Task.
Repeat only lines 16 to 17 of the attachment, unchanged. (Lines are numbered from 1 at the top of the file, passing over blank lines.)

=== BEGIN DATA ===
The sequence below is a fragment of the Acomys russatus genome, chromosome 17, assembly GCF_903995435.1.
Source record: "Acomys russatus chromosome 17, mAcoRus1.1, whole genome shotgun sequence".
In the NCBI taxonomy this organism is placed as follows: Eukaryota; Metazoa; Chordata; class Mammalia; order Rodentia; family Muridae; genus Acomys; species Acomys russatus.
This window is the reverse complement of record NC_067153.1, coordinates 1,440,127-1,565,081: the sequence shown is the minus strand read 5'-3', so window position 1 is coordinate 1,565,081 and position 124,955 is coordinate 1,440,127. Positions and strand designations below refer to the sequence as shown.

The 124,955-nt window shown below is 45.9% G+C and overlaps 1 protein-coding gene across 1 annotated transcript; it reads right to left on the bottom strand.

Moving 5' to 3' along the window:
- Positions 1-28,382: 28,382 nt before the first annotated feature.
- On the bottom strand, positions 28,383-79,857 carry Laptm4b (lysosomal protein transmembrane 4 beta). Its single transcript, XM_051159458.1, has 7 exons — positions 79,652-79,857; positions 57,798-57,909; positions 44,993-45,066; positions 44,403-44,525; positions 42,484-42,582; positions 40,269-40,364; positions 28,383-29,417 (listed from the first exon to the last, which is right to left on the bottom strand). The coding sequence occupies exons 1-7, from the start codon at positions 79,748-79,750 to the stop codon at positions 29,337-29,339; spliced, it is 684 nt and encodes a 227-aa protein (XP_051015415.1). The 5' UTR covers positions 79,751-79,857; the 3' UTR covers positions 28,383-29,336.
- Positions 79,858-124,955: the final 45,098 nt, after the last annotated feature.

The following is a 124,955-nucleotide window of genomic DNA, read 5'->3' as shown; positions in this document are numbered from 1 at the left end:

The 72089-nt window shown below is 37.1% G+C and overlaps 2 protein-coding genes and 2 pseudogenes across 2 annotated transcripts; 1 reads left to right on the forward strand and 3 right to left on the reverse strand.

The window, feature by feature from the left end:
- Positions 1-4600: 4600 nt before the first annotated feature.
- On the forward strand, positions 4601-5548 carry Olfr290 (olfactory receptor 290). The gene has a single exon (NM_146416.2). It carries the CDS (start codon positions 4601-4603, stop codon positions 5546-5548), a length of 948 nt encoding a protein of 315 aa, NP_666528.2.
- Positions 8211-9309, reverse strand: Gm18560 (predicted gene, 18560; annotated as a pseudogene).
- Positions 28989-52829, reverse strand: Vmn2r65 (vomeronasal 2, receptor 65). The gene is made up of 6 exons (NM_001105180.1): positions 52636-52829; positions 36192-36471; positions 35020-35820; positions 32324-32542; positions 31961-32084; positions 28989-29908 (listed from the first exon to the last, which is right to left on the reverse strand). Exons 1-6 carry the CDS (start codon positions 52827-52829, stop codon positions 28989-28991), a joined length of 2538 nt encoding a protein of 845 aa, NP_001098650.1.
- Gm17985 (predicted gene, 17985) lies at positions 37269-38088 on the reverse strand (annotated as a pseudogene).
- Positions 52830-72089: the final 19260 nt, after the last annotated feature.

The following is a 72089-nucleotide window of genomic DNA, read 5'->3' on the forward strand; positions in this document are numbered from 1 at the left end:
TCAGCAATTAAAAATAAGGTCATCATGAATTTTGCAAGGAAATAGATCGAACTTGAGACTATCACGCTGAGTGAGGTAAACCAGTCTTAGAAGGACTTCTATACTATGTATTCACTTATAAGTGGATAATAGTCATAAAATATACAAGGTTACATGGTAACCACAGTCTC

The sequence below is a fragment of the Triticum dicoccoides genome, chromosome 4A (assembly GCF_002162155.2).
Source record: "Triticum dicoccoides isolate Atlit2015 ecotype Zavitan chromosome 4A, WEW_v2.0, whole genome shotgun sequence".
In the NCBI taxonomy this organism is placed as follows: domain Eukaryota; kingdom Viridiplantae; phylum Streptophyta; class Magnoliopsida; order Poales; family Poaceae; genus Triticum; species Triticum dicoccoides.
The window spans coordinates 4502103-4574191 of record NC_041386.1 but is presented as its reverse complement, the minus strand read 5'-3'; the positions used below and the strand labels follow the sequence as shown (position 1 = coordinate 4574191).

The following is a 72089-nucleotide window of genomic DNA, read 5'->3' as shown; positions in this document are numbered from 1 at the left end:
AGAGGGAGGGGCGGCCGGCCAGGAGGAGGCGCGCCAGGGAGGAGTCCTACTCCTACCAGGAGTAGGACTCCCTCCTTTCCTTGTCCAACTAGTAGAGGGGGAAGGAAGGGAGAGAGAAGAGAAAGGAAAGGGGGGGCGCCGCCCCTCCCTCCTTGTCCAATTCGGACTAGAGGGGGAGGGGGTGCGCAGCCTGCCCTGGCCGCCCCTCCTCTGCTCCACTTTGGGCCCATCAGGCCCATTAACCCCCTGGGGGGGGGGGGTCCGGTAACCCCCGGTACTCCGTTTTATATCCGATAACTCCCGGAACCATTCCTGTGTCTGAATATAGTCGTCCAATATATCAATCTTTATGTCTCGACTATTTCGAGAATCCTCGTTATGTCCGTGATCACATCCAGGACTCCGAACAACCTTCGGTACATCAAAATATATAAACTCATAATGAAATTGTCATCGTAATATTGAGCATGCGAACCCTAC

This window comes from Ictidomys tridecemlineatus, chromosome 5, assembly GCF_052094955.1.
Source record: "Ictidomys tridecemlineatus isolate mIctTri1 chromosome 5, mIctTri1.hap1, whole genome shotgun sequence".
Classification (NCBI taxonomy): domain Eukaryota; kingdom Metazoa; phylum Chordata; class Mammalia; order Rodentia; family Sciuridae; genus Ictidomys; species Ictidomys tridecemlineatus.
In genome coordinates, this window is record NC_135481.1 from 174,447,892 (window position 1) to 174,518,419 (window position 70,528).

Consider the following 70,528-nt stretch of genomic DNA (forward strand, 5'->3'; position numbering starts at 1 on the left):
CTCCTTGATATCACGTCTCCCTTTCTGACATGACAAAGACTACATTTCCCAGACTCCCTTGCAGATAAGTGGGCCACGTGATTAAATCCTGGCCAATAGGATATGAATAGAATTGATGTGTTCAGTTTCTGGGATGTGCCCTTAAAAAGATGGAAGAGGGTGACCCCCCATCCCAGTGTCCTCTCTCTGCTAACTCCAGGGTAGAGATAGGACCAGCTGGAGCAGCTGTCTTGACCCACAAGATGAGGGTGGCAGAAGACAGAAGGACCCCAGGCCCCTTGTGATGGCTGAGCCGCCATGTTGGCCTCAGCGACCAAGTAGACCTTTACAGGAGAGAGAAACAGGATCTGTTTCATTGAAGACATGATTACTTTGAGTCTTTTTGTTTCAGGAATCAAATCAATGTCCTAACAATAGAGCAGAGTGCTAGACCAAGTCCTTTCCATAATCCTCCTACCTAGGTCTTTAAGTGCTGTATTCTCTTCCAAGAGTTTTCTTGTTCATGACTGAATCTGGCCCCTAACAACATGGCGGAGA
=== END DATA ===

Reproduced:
- Positions 28989-52829, reverse strand: Vmn2r65 (vomeronasal 2, receptor 65). The gene is made up of 6 exons (NM_001105180.1): positions 52636-52829; positions 36192-36471; positions 35020-35820; positions 32324-32542; positions 31961-32084; positions 28989-29908 (listed from the first exon to the last, which is right to left on the reverse strand). Exons 1-6 carry the CDS (start codon positions 52827-52829, stop codon positions 28989-28991), a joined length of 2538 nt encoding a protein of 845 aa, NP_001098650.1.
- Gm17985 (predicted gene, 17985) lies at positions 37269-38088 on the reverse strand (annotated as a pseudogene).